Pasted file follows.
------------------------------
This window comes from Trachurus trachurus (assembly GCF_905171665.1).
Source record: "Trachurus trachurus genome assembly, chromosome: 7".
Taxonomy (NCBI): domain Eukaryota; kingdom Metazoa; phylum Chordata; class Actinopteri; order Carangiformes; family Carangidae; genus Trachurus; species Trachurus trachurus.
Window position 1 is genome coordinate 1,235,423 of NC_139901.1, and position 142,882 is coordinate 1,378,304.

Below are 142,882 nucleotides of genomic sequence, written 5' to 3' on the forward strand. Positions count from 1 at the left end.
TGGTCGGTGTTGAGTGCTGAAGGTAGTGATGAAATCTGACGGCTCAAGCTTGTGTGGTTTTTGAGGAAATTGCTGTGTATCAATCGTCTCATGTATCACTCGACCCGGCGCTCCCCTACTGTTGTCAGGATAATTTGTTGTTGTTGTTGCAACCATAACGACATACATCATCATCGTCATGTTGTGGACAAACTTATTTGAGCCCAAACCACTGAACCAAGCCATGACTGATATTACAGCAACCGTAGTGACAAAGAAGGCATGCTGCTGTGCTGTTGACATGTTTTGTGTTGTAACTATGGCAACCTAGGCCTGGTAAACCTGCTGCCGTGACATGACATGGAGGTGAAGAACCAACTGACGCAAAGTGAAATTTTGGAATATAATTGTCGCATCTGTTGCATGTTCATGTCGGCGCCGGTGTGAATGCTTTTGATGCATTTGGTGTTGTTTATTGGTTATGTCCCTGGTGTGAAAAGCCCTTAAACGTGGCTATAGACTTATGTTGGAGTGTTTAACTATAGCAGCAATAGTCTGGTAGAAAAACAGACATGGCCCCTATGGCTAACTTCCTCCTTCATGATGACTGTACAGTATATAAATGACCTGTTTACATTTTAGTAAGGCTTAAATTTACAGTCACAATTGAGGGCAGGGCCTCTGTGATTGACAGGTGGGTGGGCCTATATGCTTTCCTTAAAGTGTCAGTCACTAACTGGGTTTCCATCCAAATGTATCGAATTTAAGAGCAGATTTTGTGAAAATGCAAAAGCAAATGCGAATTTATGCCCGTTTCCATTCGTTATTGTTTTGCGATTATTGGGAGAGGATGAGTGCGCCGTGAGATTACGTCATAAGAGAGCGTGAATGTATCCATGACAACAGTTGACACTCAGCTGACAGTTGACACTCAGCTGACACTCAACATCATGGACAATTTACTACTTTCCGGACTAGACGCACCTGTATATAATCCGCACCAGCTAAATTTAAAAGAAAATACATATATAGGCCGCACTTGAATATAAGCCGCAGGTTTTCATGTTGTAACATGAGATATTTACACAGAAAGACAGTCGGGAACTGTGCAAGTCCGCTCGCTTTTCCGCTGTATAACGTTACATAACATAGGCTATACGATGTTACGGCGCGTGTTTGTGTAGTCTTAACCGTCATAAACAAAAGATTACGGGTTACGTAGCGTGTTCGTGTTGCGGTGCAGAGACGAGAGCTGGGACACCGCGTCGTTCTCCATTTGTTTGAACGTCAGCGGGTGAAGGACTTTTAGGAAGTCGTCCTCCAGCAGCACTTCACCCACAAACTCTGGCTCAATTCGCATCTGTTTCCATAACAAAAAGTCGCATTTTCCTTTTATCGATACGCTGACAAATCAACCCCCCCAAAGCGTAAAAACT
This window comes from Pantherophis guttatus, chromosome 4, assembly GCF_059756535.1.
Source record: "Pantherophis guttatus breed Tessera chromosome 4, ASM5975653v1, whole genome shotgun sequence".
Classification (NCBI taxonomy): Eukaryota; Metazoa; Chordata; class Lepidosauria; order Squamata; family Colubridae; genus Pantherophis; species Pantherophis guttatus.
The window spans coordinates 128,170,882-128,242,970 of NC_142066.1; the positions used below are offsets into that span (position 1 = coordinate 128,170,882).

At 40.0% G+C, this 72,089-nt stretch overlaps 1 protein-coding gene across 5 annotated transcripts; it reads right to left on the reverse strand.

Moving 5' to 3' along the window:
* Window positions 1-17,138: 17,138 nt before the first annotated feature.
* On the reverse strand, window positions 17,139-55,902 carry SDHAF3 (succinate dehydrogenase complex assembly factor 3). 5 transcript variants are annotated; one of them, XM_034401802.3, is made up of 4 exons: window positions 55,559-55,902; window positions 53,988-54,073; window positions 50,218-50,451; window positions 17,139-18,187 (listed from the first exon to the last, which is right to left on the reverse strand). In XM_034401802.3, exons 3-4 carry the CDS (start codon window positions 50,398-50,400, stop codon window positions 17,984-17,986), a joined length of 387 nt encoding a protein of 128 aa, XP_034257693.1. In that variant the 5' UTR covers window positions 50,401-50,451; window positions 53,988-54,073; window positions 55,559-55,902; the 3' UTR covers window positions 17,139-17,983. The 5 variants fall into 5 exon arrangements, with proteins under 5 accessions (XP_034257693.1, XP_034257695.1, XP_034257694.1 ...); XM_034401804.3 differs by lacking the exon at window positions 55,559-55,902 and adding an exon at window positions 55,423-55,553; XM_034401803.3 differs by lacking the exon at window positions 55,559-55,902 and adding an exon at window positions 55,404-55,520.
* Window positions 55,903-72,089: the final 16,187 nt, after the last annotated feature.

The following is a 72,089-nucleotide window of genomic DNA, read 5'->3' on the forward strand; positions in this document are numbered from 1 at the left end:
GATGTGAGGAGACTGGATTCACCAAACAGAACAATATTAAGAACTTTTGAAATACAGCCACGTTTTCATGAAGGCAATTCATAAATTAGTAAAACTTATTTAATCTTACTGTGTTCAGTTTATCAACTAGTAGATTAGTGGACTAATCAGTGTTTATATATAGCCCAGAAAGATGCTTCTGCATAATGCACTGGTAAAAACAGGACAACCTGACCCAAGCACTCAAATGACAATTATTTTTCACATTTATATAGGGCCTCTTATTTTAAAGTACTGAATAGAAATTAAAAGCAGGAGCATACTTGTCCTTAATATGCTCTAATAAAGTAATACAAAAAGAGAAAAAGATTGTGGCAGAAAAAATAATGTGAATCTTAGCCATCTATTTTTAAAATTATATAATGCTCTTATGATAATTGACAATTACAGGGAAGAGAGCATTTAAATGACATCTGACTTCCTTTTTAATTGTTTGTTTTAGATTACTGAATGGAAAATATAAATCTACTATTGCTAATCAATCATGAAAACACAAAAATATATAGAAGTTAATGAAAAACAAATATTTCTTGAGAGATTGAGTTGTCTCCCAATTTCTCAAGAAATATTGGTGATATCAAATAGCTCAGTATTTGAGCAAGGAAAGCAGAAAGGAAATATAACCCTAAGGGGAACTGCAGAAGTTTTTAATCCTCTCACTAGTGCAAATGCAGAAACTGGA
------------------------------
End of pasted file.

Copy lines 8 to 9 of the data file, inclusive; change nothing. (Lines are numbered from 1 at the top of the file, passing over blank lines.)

Source record: "Pantherophis guttatus breed Tessera chromosome 4, ASM5975653v1, whole genome shotgun sequence".
Classification (NCBI taxonomy): Eukaryota; Metazoa; Chordata; class Lepidosauria; order Squamata; family Colubridae; genus Pantherophis; species Pantherophis guttatus.